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News and notes on guns in America

The NRA Lawyer Downplaying Conflict-of-Interest Claims Has His Own Family Ties to the Gun Group

The National Rifle Association is under additional scrutiny after The Wall Street Journal reported the group gave lucrative contracts to companies with ties to NRA executives.

Acting as a spokesperson for the NRA in the story was William A. Brewer III, a Dallas attorney whose firm has represented the organization in lawsuits regarding its Carry Guard insurance program and which assumed public relations duties for the gun group. He told Journal reporter Mark Maremont that the NRA has “appropriate processes and safeguards in place” to address conflicts of interest. Brewer was the only person beside Powell whose photograph appeared in the story.

Brewer, however, has his own family ties to a top NRA vendor: His father-in-law is Angus McQueen, who is the co-CEO of the public relations firm Ackerman McQueen. Ackerman McQueen has deep ties to the NRA.  For decades, the company has helped the group craft its political messaging. According to tax filings, Ackerman or its affiliates were paid some $40 million by the NRA in 2017. Brewer is married to McQueen’s daughter, Skye.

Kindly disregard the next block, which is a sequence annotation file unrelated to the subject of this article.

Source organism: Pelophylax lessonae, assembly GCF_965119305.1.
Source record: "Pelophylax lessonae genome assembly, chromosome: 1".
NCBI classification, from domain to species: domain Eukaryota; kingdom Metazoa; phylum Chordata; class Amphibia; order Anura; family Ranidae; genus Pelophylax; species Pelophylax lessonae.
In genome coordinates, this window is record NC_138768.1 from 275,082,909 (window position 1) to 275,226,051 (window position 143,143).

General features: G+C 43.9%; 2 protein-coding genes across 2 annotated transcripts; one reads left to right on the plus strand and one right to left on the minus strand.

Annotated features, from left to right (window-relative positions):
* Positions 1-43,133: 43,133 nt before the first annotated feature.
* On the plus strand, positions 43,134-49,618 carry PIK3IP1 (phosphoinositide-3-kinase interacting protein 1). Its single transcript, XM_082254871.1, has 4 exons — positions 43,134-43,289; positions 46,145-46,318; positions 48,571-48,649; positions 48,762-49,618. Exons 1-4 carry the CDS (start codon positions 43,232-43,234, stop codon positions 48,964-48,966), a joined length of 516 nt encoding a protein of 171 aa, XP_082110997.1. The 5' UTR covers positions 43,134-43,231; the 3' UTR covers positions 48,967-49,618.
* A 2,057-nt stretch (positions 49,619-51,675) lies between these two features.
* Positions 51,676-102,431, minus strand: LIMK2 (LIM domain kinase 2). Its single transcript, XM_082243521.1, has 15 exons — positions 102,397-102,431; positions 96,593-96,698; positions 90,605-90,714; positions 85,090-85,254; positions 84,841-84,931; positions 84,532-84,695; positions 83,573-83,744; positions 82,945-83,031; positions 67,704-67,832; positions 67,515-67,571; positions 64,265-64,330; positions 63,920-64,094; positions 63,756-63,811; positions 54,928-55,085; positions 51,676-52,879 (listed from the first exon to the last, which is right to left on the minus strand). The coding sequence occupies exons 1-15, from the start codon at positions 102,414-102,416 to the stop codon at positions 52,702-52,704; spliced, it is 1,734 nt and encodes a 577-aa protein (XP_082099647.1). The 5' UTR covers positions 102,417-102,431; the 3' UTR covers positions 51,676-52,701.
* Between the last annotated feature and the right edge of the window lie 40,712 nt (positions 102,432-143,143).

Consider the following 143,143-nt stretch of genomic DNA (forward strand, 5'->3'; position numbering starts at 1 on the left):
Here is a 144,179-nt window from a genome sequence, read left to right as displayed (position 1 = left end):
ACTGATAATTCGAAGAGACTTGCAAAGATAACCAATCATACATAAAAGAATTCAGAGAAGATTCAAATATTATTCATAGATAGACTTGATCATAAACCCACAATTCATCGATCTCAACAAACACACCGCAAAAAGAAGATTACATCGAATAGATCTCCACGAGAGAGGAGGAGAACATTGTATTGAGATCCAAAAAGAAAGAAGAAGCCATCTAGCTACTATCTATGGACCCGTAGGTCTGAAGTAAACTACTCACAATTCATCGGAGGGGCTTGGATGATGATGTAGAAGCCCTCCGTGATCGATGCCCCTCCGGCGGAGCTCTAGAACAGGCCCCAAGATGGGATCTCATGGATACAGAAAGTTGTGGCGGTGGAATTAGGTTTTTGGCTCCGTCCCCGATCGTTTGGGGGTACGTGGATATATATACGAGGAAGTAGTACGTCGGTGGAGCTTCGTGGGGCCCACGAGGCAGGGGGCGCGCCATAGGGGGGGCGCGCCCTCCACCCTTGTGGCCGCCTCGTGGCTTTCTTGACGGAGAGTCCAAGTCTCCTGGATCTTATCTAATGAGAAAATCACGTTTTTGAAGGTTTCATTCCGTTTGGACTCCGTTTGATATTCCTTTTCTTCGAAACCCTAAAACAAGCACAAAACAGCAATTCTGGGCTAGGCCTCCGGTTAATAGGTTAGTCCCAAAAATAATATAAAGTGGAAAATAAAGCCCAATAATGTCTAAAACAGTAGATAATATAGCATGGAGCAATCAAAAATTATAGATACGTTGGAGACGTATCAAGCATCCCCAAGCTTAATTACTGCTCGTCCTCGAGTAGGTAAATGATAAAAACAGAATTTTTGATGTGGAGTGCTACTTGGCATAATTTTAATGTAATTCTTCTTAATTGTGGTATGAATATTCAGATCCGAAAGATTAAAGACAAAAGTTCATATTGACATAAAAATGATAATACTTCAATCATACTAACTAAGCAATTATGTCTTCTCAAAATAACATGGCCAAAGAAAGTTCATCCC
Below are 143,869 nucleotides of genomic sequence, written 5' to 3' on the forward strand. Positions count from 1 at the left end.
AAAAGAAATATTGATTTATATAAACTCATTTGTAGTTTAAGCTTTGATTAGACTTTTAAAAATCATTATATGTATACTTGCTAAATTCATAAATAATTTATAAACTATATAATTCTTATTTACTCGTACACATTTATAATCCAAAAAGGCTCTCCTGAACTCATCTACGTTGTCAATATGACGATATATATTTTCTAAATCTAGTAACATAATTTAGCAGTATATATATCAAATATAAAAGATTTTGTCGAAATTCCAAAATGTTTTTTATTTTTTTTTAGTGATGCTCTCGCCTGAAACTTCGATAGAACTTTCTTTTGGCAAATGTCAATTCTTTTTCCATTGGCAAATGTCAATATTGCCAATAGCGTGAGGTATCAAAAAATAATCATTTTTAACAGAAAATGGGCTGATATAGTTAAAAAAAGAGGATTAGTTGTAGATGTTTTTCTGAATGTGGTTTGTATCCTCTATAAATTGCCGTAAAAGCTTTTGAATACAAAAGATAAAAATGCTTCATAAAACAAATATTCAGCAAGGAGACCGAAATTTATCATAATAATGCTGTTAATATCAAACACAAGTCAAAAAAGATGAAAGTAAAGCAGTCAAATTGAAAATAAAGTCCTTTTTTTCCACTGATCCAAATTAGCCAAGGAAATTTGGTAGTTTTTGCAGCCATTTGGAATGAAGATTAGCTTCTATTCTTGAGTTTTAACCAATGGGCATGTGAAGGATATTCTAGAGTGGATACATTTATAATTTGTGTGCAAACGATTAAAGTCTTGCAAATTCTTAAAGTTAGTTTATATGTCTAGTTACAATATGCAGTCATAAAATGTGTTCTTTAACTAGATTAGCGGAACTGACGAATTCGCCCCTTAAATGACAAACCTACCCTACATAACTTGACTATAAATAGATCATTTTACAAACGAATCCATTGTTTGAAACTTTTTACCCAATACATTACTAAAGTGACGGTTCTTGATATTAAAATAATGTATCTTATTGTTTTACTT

A former employee of Brewer’s said that the litigator talked about the family connection in the office. “When I interviewed with him, he mentioned that his wife’s father was a brilliant marketer who was behind the NRA,” said the employee, who worked for Brewer for a year.

Brewer’s firm started taking on legal work for the NRA this spring. He represented the gun group in two lawsuits: one challenging the state of New York’s enforcement actions against insurers who worked with the group on Carry Guard, and another against one of those insurance companies, Lockton Affinity, for breach of contract. The NRA recently settled the second suit.

As The Trace reported in August, Brewer misrepresented himself in an application to appear as outside counsel in the Virginia lawsuit. In a signed statement he asserted that he had never been sanctioned for his conduct in court, when in fact he had been fined $177,000 for attempted jury and witness manipulation in a Texas personal injury case (he is currently appealing that penalty to the state’s Supreme Court). After the Trace’s story appeared, a judge revoked his permission to appear in that Virginia courtroom.

Ackerman McQueen declined to comment for this story. A spokesperson for Brewer said the attorney’s relationship to Angus McQueen played no role whatsoever in the NRA’s decision to hire the law firm.

The man at the center of the Journal’s story, executive director of general operations Josh Powell, has an extensive history of dubious business dealings. As The Trace reported in October, before coming to the NRA, Powell ran a series of failed businesses that often neglected to pay vendors. He has been hounded by lawsuits and accusations of incompetent management. Nonetheless, he was hired as a top executive by the gun group, which has recently been in the throes of financial turmoil.